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Tuesday, April 04, 2006

Richmond Fed's Lacker: No Fundamental Worries about Housing

Richmond Fed president Jeffrey Lacker gave a speech today and his outlook for both growth and inflation are optimistic. For output, he says:

It looks like we’re on track for continued expansion, with real GDP growing at about a 3 ½ percent annual rate this year. Consumer spending should grow in line with GDP and will be supported by job growth and real wage gains. Residential investment will flatten or slow, but business capital spending should remain robust. And that capital spending will support productivity growth going forward, which in turn will support the future income growth that keeps household spending healthy. And while there are risks to this forecast, as there are with any forecast, I do not see any single scenario that is compelling enough to alter the central tendency of this outlook.

And for inflation:

Let’s turn now to the inflation picture, where again things are looking better now than many had expected six months ago. ... longer-term expectations of inflation have remained moderate even as energy prices have moved up over the last couple of years. Looking ahead, short-term movements in the inflation rate can be hard to predict. But what is important is to stabilize inflation over medium- and longer-term horizons. And here the indicators about what the public expects look fairly good. Both survey data and the market prices of inflation-protected Treasury securities tell us that the public expects inflation to continue to be contained. ...

As for housing, he is not worried at all about the housing bubble popping because he doesn't believe there is a bubble. It's all fundamentals:

Looking ahead, to assess the outlook for consumers’ spending, you begin with their income prospects. Expectations are that the overall labor market will continue to be strong ... and further real wage gains should lead to healthy advances in incomes and, thus, overall consumer spending.

Before turning away from households, I’d like to touch on residential housing activity. As I’m sure you know, the housing market has had an amazing run in recent years. ... You won’t hear me use the B-word to describe this remarkable activity. Instead, I believe fundamental factors can fully explain the expansion we’ve seen in the demand for housing, particularly rising incomes, rising population, favorable tax treatment, and very low interest rates. At the present time, mortgage interest rates are not as favorable as they were a few years ago, and so it is not surprising that we are seeing some signs of a tapering off of residential activity in many markets. ... I see this not as a precipitous decline, but rather as a return to more normal conditions in many markets. ... Looking ahead, it seems reasonable to expect the housing market to remain strong, even as some further tapering off in sales and production takes place.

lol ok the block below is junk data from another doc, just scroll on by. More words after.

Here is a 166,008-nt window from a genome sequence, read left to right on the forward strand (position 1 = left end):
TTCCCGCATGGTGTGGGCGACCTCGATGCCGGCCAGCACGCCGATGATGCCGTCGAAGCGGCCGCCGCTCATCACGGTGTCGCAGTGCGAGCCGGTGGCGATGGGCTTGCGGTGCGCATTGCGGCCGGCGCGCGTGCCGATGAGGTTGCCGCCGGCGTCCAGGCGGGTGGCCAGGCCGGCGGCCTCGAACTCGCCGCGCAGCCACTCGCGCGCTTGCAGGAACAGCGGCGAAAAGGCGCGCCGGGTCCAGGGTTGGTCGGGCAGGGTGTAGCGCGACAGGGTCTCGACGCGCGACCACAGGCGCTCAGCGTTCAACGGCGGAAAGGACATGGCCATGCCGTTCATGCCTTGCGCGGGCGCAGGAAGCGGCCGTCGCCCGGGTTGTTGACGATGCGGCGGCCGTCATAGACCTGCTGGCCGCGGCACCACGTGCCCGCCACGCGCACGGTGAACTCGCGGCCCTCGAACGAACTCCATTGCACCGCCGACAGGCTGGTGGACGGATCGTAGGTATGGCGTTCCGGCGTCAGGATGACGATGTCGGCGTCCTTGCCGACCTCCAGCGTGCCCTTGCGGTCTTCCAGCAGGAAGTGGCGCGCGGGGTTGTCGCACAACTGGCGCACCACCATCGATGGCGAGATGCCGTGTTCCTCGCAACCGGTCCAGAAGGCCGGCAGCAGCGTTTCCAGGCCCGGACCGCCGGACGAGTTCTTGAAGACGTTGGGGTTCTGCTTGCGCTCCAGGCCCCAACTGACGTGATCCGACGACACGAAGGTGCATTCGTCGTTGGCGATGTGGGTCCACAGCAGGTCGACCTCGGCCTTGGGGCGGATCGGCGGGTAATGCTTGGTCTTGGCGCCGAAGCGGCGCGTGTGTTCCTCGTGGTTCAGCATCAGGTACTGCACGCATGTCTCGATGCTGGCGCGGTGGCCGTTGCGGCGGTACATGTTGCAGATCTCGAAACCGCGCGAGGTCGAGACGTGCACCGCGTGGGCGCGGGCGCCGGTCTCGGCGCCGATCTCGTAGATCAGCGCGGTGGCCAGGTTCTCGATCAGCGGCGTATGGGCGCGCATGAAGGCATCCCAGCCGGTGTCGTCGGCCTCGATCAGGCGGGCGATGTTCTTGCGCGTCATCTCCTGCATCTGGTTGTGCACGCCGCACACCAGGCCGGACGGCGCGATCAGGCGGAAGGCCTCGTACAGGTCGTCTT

The key point I would like to emphasize is that the housing phenomenon was not a mysterious, independent boost to the economy, driven by some sort of animal spirits, but instead was a rational response by households to the economic fundamentals, especially very low real interest rates. Thus, going forward, the adjustment of the housing market ... will continue to fit comfortably within the standard economic framework. My assessment is that plausible rates of moderation in housing activity will not pose a problem for overall activity this year or next. Moreover, I don’t see diminished housing price appreciation as a major problem for consumer spending, since again, the primary determinant of spending is income, and we see solid and improving prospects for real incomes for the nation as a whole.

Update: Bloomberg report.

Update: From Calculated Risk:

DCalculated Risk: Dr. Leamer says: Expect Slow, Gradual, Painful House Price Declines: In this Mercury News article, UCLA's Dr. Leamer makes some interesting comments:

If history is any guide ... home prices won't peak for a while... When the end of the Cold War caused consolidation of the defense industry, the number of home sales in the Los Angeles area peaked in November 1988 -- but home prices didn't top out for nearly 2 1/2 years. "Then the prices began this gradual, painful, slow deterioration" of about 5 percent a year, Leamer said. "Don't watch the prices," he said. "Watch the volume."

In Santa Clara County, sales of new and existing houses and condos dropped 14 percent from the record mark set the previous February. It was the slowest February since 2001... If sales have peaked, Leamer predicts homeowners are likely to endure a test of their patience and financial mettle.

"It's really slow, not enough to drive you totally crazy," Leamer said. "It's a little bit of pain every year. If you try to sell, you can't find anybody to buy, and the price is eating into your equity little by little. That's the kind of adjustment we expect to see."

Update: William Polley covers a speech by Dalls Fed president Fisher. Fisher repeats a common theme in his recent speeches about the difficulties of measuring productive capacity and labor tightness in the presence of globalization.

    Posted by on Tuesday, April 4, 2006 at 10:32 AM in Economics, Fed Speeches, Housing, Monetary Policy | Permalink  TrackBack (0)  Comments (18)

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